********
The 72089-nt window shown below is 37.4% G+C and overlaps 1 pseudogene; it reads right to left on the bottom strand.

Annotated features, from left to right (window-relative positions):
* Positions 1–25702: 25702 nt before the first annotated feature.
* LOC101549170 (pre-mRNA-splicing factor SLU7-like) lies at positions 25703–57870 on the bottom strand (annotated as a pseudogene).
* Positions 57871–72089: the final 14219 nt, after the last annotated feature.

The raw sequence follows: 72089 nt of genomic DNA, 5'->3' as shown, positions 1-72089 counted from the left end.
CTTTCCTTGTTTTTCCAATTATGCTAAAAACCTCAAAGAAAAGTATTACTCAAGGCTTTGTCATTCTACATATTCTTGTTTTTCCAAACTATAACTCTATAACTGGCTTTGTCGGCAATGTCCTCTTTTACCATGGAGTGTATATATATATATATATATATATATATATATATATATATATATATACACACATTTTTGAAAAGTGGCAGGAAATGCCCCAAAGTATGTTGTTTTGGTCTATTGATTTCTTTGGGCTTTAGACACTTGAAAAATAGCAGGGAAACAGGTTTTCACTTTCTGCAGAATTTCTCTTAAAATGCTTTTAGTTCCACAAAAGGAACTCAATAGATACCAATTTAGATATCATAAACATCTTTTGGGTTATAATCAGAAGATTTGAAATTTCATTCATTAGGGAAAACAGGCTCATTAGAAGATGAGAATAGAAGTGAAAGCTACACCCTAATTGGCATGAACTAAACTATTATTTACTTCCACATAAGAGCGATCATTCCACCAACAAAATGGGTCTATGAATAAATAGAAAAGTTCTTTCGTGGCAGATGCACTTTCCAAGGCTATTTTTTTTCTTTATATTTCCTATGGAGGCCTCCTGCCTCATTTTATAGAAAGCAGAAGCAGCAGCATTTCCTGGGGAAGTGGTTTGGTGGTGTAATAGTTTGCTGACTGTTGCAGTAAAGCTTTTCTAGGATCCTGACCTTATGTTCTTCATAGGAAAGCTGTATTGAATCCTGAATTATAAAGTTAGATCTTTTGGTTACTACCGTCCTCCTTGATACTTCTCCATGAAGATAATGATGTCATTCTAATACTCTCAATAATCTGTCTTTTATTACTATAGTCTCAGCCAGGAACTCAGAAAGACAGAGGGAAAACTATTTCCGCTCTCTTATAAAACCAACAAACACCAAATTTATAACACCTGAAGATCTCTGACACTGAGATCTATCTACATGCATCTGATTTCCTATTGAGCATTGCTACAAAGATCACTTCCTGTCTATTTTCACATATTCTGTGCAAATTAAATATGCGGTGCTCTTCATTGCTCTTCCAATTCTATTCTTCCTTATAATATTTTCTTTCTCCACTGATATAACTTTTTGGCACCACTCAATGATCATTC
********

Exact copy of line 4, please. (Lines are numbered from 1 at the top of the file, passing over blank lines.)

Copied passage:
* LOC101549170 (pre-mRNA-splicing factor SLU7-like) lies at positions 25703–57870 on the bottom strand (annotated as a pseudogene).